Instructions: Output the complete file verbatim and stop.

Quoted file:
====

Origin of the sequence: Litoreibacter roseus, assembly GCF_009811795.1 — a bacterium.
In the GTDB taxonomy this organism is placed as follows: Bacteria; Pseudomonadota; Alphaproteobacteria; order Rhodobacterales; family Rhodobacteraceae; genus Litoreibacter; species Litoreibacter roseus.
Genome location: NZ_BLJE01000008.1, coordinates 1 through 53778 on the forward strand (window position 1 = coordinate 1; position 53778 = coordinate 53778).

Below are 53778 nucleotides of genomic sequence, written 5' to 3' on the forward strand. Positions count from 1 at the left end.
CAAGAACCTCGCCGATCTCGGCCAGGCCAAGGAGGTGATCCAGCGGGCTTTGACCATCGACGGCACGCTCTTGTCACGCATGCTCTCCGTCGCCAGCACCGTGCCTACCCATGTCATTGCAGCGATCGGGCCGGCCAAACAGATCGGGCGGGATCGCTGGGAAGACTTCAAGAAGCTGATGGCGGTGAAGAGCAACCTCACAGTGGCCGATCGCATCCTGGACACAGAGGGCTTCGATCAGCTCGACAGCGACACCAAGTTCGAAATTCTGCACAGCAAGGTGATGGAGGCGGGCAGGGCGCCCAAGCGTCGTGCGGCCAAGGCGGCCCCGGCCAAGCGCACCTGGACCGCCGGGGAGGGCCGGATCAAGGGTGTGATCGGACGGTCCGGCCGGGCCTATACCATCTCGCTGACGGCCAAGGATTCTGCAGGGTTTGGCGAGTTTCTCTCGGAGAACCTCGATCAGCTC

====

Origin of the sequence: Litoreibacter roseus, assembly GCF_009811795.1 — a bacterium.
In the GTDB taxonomy this organism is placed as follows: Bacteria; Pseudomonadota; Alphaproteobacteria; order Rhodobacterales; family Rhodobacteraceae; genus Litoreibacter; species Litoreibacter roseus.
Genome location: NZ_BLJE01000008.1, coordinates 1 through 53778 on the forward strand (window position 1 = coordinate 1; position 53778 = coordinate 53778).

Below are 53778 nucleotides of genomic sequence, written 5' to 3' on the forward strand. Positions count from 1 at the left end.
CAAGAACCTCGCCGATCTCGGCCAGGCCAAGGAGGTGATCCAGCGGGCTTTGACCATCGACGGCACGCTCTTGTCACGCATGCTCTCCGTCGCCAGCACCGTGCCTACCCATGTCATTGCAGCGATCGGGCCGGCCAAACAGATCGGGCGGGATCGCTGGGAAGACTTCAAGAAGCTGATGGCGGTGAAGAGCAACCTCACAGTGGCCGATCGCATCCTGGACACAGAGGGCTTCGATCAGCTCGACAGCGACACCAAGTTCGAAATTCTGCACAGCAAGGTGATGGAGGCGGGCAGGGCGCCCAAGCGTCGTGCGGCCAAGGCGGCCCCGGCCAAGCGCACCTGGACCGCCGGGGAGGGCCGGATCAAGGGTGTGATCGGACGGTCCGGCCGGGCCTATACCATCTCGCTGACGGCCAAGGATTCTGCAGGGTTTGGCGAGTTTCTCTCGGAGAACCTCGATCAGCTC